I never knew my readers were such an erudite lot. Thanks to comments from Brian & Diana, Adam, Simon, and Carol, my knowledge on the sunken boats, the mini Sea Otter and the wheelbarrow boat has taken leaps forward. See the comments and follow the links for yourself if you are curious. And thanks to our recent cruise, these are now all people that we have met face to face, so I can confirm that they are not only knowledgeable but also a fine looking lot.
Meanwhile I have not been idle in improving my own erudition, for I have been reading up on propellers and rudders. Now that Herbie’s engine is running smoothly again it leaves me free to notice that the tiller is wobbling more than I would like. You know the feeling you get when the prop picks up a bit of weed. I keep getting that and when I check the prop, it’s clear.
It could be that the prop has been damaged or bent by hitting an underwater obstruction, although groping around down the weed hatch I can’t see or feel anything obvious. It could also be that the prop is not in it’s ideal position fore and aft. Our recent engine remounting may have shifted it a bit, although not much I would have thought.
Here’s what I have found out from reading up.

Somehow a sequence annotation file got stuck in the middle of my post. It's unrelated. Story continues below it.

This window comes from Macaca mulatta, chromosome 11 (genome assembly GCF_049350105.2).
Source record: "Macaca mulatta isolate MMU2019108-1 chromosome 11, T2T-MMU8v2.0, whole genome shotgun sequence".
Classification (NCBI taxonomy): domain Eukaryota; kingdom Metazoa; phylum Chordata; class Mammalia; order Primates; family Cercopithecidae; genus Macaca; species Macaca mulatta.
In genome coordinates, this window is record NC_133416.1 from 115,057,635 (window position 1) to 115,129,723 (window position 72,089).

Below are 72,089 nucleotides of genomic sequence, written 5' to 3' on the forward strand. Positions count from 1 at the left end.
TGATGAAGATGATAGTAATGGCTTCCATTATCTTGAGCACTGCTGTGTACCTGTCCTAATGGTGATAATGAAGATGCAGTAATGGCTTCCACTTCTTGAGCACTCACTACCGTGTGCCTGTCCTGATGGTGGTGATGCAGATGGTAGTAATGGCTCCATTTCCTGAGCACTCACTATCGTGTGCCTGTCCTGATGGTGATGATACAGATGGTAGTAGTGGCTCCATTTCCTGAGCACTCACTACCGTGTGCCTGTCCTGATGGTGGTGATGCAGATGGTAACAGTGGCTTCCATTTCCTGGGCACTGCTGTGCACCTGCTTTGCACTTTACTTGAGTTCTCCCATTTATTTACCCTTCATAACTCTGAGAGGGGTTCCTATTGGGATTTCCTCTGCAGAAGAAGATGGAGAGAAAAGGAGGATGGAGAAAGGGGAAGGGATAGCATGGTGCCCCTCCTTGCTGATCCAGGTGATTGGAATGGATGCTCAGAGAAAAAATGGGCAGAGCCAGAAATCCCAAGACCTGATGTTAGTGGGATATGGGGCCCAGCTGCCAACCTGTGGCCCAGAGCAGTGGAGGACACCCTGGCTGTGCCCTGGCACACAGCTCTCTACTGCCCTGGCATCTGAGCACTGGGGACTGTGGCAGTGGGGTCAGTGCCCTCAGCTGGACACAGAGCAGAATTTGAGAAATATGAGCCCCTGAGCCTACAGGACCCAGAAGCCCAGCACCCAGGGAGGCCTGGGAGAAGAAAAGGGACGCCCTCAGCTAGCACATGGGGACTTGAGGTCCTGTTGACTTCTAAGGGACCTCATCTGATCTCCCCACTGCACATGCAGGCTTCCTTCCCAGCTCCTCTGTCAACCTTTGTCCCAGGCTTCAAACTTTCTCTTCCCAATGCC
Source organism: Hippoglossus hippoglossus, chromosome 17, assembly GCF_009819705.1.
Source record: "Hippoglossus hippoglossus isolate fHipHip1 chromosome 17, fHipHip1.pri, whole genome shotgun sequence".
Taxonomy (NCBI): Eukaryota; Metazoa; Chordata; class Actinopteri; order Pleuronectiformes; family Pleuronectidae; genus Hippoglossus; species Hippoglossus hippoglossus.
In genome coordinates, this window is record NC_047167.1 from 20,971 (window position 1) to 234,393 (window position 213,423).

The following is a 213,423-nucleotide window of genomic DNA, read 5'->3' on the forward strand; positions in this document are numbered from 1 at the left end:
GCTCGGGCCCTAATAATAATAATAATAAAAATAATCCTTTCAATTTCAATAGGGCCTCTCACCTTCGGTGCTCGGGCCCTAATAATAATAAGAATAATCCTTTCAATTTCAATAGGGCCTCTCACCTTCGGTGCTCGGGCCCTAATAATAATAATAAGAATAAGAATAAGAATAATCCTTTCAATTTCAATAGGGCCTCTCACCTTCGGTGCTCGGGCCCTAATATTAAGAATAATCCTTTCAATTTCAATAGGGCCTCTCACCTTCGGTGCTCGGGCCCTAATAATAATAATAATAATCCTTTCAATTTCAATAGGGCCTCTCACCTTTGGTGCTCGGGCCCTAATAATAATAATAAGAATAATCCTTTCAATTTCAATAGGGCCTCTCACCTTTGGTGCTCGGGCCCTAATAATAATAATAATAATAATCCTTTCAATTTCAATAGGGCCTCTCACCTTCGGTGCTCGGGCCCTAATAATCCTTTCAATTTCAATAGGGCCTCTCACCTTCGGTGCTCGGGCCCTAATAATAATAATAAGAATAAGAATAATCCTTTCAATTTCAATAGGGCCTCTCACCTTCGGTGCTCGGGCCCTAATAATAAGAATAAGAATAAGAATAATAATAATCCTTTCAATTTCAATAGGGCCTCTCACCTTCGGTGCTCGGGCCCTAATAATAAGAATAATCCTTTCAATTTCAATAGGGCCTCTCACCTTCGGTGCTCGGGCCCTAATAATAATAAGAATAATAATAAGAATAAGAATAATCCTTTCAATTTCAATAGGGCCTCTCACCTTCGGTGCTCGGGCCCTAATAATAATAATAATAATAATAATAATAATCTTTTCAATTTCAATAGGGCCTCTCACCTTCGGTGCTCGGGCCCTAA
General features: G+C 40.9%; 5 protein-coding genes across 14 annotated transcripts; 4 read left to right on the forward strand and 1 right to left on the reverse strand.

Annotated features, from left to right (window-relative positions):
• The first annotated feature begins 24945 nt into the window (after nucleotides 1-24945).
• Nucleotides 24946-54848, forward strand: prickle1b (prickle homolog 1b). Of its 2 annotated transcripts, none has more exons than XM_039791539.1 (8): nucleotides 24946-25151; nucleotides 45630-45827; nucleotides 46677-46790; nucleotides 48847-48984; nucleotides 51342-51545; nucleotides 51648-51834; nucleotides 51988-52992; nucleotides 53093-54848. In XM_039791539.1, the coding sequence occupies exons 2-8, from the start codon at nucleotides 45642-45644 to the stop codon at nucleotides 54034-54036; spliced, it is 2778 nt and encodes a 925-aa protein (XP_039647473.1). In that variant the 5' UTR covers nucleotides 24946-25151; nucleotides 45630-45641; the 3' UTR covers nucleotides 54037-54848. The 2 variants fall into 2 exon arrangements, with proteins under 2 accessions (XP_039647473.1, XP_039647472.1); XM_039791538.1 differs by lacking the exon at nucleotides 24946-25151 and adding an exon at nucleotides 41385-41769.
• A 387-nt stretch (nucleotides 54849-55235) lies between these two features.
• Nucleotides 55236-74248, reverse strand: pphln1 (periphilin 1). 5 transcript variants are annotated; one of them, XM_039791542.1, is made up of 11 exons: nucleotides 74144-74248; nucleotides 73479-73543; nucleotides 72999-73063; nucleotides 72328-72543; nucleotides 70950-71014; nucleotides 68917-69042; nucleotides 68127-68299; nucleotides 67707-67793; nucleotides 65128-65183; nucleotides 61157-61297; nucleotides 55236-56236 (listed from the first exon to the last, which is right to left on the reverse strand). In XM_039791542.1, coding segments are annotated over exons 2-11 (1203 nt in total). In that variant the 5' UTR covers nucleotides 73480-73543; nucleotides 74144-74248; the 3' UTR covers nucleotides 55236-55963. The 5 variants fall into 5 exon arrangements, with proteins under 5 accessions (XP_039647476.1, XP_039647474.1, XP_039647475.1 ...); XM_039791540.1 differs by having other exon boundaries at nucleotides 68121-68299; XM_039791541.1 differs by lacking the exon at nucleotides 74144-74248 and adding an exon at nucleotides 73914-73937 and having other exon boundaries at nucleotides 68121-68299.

1. Quite a small amount of prop damage can throw it off balance. At cruising speed our prop is rotating at about 700 rpm, so dynamic balance is important. There may have been a time in my engineering days when I might have calculated the off balance forces. One suggested remedy (from Oakie if I recall correctly) is to replicate any obvious dings on one blade by grinding a similar ding in the other two. Of course if a blade is bent, then unbending it accurately might be quite a skilled job. You can send props away for redressing and rebalancing.
2. The free length of shaft between the stern bearing and the prop should be about 1.5 times the diameter of the shaft. So for us that would be 2.25 inches. Space forward of the prop (as well as the hydrodynamic shape of the swim and the evenness of the uxter plate above) affects the amount of cavitation you get. We do certainly get the gravelly noise associated with cavitation at some speeds and conditions, although I understand that’s not unusual.
3. The distance between the prop and the rudder is also important. I reckon Herbie has less than two inches clearance here, which might be a bit too close, apparently some folk have a lot more gap. Too close and the vortex behind the prop can throw the rudder about.
4. The proportion of the rudder blade forward of the pivot should be around 25% of its full width, mainly for steering purposes, especially in reverse. When the tiller is fully pushed over, and observer standing a few feet behind the boat should not be able to see the propeller. Don’t try this in the water! This can also affect how heavy or light the tiller feels. Herbie’s tiller is comfortably light.
Of course, being such an erudite lot, you probably knew all that, but I didn’t.
In December when Herbie comes out for blacking, I mean to check all these points. All I have to go on at present is what I can find out through the weed hatch and two not especially helpful pictures I took when we were last out of the water. The rudder dimensions look about right but I fancy the prop might have room to back away from the rudder a bit.